A call for martyrs?

But really, what if the top 50 working singers in Canada left Equity next season? Would they get hired as frequently as before? Would companies like the COC be legally allowed to hire a full cast of professional-level, yet non-Equity singers? If these singers are already established, no one could claim that their non-Equity status is because they’re not good enough to work. Could this be a way to squash the argument that Equity status = real artist status?

So, say these artists still get hired as frequently as when they were an Equity member. Would they get gouged with overtime and less pay? Again, established singers would have a history of fee structures, and they’d be free negotiate their pay; but would the companies respect it? With a private contract, would the company be willing to rival an Equity fee for an artist, for the luxury of less-strict hours, and less costly overtime/infringement/extra-whatever pay, etc.? Without union protection, would legal battles between artists and employers be a sad mess of no-money-to-sue-for-my-money?

The role of the employer

Companies aren’t obligated to hire only Equity artists, but often non-Equity artists need to be approved by Equity, and in some cases, there’s an extra fee (or the cost of a permit) required for the hiring of a non-union artist (payable to Equity). Here’s a quick list of links if you’re interested in the details:

I’ll never be quoted as saying that artists deserve to be paid less than they already do. They work incredibly hard in a specialized set of skills. I think it’s important, though, to be self-aware in an industry that’s ubiquitously almost out of money. So, perhaps it comes down to a more important question: will the unions be the first to adapt to a contemporary opera economy, or should contemporary artists be the ones to take the bold steps for the sake of the industry (perhaps martyring themselves along the way)?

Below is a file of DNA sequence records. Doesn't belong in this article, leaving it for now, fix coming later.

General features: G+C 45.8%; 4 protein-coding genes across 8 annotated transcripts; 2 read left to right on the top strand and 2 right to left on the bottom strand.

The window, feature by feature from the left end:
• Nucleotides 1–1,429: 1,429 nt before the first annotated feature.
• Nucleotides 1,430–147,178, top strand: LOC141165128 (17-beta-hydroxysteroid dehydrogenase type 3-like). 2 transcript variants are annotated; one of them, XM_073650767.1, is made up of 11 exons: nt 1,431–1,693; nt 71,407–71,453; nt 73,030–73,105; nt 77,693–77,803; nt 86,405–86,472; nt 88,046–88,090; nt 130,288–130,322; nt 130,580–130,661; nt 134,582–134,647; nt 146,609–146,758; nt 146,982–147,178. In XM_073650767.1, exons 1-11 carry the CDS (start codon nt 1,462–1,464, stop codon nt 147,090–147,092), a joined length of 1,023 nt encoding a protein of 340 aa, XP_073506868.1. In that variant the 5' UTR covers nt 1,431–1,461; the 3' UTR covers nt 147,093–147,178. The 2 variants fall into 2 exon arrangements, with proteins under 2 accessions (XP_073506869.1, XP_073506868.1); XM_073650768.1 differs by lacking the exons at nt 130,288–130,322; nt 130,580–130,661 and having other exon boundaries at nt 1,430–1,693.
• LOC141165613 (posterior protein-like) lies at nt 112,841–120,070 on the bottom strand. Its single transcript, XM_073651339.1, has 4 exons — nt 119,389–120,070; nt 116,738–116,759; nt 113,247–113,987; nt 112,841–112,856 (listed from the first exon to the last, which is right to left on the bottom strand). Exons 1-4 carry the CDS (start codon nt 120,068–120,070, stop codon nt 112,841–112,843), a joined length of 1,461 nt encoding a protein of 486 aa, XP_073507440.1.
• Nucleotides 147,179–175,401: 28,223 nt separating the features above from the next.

If artists take 80% of their usual fee, will that balance out the fact that opera is generally expensive to produce? Will this create more places for artists to work, or will it just mean everyone makes less money? Are artists today willing to try an experiment by working without a union, risking monetary loss and no legal protection beyond their contract with the company? How long would it take before contracts were the “new union”? Would health benefits ever make it into short-term contracts for artists? More naïvetés, I feel.


I don’t actually want singers to leave their union; the protection of Equity, etc., are a source of security in an insecure industry. It’s not worth it at all to lose one’s health benefits or insurance over my imaginings about unions. My last question: is it the responsibility of arts unions to adapt to the industry’s changing economy? Unions are a business of their own, and they don’t necessarily owe anything to “The Industry.” Yet, if it’s difficult for an artist to get a decent amount of work, especially as a pricey Equity member, how long will it be before a majority doesn’t find the annual union dues worth the benefits of joining? Will Equity adapt its fee structure then, when they’re running lower on revenue, and will that be good or bad for artists?

This is no small issue, of course, and I’m genuinely interested in hearing your insight and responses to perhaps some idealistic questions. Use the comment section below to pose your thoughts.